Transistor Switching for Driving LEDs - Expert Advice Needed

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In summary: LEDs. 3. the transistor is being powered by 3.3v from the 555 timer. 4. input current to the base of the transistor is 0.In summary, you may be able to achieve a brighter LED by adding a transistor in series with the LEDs. However, you may not be able to get the LED to reach its full brightness due to the voltage drop.
  • #1
Dear Experts,

Hope all of you are enjoying the holidays so far.

I am newbie dabbling with circuits to make something for myself.

recently, i made a pulsing signal go into a NPN transistor trying to amplify the output required to drive some LEDs using the transistor as a switch. I know this sounds redundant as i could have used the pulsing signal to act as switch. But somehow, i added the transistor to learn to use it as a switch hoping to avoid voltage drop (Vce = 0 at saturation).

I could not reach close to the source voltage Vcc to drive the LEDs which still works but not as brightly as i liked.

Not sure if its due to the input signal not high enough? Am i right to say that the Vce if zero would give me the Vcc , ie. no voltage loss, needed to drive the LEDs?

If so, should i adjust the input current to the base to reduce it further so that Ib(max) can be reached that would give me the Vce = 0 whereby the Collector is 'shorted' to Emitter closing the circuit? Due to the pulses going to the base I could not really tell what was the highest amount of current that pulsed in. What i measured was roughly 600 microamps.

Oh by the way, the pulsing comes from a 555 timer. I experimented with it and found that increasing the resistance at pins 6-7-8 could up the voltage that drives the LEDs.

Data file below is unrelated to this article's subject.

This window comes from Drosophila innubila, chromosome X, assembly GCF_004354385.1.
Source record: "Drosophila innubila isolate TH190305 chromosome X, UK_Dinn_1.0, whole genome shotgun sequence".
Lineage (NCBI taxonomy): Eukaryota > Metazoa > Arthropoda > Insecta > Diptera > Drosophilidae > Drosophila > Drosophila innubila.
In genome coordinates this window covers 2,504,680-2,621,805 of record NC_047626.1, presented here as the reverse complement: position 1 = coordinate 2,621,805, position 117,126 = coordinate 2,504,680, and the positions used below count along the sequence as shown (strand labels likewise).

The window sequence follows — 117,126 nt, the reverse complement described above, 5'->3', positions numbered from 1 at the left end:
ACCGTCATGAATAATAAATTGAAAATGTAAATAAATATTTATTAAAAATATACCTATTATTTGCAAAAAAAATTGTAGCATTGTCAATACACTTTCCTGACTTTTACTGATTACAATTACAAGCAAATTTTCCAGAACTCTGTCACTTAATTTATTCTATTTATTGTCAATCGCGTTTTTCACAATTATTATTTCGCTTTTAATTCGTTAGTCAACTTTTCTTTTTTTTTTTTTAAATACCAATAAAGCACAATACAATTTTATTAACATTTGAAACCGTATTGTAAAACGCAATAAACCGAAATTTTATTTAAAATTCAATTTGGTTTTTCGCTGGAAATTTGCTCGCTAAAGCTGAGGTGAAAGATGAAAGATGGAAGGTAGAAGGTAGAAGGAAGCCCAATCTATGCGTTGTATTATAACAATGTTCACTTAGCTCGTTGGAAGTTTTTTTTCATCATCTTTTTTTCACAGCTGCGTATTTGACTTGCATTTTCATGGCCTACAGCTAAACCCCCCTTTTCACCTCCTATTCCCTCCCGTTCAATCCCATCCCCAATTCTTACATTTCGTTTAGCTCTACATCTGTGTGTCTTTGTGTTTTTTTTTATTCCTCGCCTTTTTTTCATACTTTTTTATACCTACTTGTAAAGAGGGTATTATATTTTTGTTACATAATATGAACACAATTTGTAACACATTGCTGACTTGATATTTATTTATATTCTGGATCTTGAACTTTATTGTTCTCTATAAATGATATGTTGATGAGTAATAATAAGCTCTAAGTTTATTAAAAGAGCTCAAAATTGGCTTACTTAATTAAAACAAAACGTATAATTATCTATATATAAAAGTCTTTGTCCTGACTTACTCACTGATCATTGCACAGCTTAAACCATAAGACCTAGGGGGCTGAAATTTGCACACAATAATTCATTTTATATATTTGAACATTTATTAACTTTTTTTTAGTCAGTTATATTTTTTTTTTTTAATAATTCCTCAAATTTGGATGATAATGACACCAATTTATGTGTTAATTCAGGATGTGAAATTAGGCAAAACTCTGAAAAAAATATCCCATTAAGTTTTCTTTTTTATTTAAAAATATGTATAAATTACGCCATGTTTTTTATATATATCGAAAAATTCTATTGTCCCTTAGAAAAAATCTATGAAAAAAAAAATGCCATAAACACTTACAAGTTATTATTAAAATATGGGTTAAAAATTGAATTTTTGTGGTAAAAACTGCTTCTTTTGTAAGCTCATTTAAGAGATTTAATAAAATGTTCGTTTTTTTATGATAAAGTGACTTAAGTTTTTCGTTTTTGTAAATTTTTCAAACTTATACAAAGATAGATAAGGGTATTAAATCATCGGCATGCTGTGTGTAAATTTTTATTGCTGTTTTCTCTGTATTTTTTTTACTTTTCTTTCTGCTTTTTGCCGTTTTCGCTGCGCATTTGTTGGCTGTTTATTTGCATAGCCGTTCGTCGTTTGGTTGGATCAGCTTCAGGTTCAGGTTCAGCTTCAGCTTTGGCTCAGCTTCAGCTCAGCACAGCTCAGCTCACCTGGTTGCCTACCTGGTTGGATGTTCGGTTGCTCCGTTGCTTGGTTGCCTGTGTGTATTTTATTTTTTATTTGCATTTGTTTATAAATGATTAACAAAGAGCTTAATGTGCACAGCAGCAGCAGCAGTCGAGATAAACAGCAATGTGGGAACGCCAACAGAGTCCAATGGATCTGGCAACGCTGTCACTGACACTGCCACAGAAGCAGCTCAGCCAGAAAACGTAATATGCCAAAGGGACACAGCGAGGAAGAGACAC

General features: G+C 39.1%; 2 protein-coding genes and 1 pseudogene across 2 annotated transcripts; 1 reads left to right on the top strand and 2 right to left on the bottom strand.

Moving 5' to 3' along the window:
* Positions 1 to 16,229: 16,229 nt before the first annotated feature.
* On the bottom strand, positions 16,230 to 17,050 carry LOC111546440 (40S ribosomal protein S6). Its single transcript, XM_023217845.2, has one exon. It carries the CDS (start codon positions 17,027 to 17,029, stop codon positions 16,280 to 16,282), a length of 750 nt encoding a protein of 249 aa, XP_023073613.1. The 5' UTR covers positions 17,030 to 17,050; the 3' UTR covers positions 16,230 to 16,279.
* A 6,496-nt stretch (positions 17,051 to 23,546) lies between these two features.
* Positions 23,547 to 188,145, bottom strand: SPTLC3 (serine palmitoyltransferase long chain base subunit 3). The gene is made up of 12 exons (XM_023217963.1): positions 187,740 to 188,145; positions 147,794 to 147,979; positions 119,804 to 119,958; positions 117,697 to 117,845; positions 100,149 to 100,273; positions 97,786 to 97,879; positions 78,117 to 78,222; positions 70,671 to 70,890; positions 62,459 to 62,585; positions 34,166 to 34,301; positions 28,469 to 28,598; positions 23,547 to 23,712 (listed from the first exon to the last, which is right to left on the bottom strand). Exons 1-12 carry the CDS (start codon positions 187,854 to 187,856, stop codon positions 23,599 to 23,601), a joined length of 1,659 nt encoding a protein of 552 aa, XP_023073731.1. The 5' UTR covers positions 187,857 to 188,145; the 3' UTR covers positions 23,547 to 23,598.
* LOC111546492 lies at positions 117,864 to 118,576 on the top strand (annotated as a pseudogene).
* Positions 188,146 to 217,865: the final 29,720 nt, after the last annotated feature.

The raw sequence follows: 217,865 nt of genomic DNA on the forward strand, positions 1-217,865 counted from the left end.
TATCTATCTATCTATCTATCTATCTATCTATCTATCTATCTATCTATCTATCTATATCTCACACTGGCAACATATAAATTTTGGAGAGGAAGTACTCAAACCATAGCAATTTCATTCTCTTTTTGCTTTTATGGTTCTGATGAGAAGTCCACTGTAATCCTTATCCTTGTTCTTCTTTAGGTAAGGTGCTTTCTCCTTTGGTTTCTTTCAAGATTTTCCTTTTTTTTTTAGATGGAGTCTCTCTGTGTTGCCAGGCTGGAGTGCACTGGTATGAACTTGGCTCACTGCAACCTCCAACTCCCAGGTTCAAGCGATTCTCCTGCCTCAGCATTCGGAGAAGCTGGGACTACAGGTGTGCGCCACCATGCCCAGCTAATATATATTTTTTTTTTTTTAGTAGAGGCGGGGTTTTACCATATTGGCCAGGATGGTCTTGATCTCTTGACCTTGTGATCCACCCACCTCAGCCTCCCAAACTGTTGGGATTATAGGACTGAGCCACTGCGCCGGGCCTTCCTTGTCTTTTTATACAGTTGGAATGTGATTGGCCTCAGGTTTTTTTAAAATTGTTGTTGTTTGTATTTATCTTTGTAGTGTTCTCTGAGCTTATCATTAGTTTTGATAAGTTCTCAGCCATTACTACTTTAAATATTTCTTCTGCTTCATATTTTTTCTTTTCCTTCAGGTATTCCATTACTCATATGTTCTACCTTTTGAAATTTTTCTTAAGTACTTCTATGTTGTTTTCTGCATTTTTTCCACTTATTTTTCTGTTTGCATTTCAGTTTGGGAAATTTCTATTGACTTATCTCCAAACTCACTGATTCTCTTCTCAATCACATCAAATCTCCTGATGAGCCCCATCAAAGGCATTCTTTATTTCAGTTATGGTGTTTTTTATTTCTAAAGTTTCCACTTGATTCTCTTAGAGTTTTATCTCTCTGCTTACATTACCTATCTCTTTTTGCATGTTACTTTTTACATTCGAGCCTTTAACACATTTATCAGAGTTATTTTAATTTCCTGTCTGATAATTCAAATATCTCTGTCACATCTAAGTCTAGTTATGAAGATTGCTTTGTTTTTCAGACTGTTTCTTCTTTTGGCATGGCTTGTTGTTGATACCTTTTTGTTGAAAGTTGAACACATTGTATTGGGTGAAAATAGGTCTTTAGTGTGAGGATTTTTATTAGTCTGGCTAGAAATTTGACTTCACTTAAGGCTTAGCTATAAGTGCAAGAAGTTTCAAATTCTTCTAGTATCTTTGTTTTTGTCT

But i only have 20K ohms.

Thanks for reading my question.

Peace and love to all!

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  • #2
You only need about 1.5 to 2 volts to light a LED to full brightness. If it is a white one it may need 3.5 volts. Any more any you risk destroying the LED.
In fact, you may know that you have to limit the current in a LED by adding a series resistor.

So, assuming you are using something like this:
LED driver.PNG

you should be able to do this easily. That 270 ohm resistor is a minimum value for a 5 volt supply. For a 12 volt supply you need about 600 ohms to get 20 mA LED current.

If the 270 ohm resistor is not there, the transistor cannot go into saturation without blowing up the LED, because this would mean the LED had more than its rated voltage across it.

Don't forget that the time the LED is not conducting makes the appear LED dimmer.

Also, LEDs vary a lot in brightness. You can get "super-bright" LEDs for only a small extra cost and these give a huge increase in brightness.

A 555 with only 5 volts on it will only give about 4 volt pulses out across your 20 K resistor. This would mean you have only 200 uA base current. (4v / 20K ).
So you would need a transistor with an actual current gain of 100 to get 20 mA of collector current.
So, if you do only have 5 volts on your 555 you will probably need to make this base resistor smaller. Maybe 6.8 K?

If your 555 has 12 volts on it, you would get about 550 uA of base current which means you need a gain in the transstor of about 36. So your 20 K should be OK.
  • #3
Dear vk6kro,

Yes, my circuit is basically the same as you envisioned, except there is no resistor used before the base. Sorry for taking some time to revert as i was taking measurements and finding a spare transistor from old circuit boards. :)

I am using about several parrallel sets of 6 superbright 2v red LEDs in series with each other and with a resistor such that when this lamp is directly connected to a 12V dc supply, the LED is each dropping 1.9v or thereabouts.

I have changed the transistor after it become overheated due to re-soldering. Initially, i used a TL431A NPN and now have replaced this with a 13001 NPN which has a gain ranging from 40 to 80.

However, the voltage drop to the LED lamp is still not able to reach near 12V after the change which only improved very little with a tiny increase of voltage for the lamp , at 11.2v.

measurements as follows: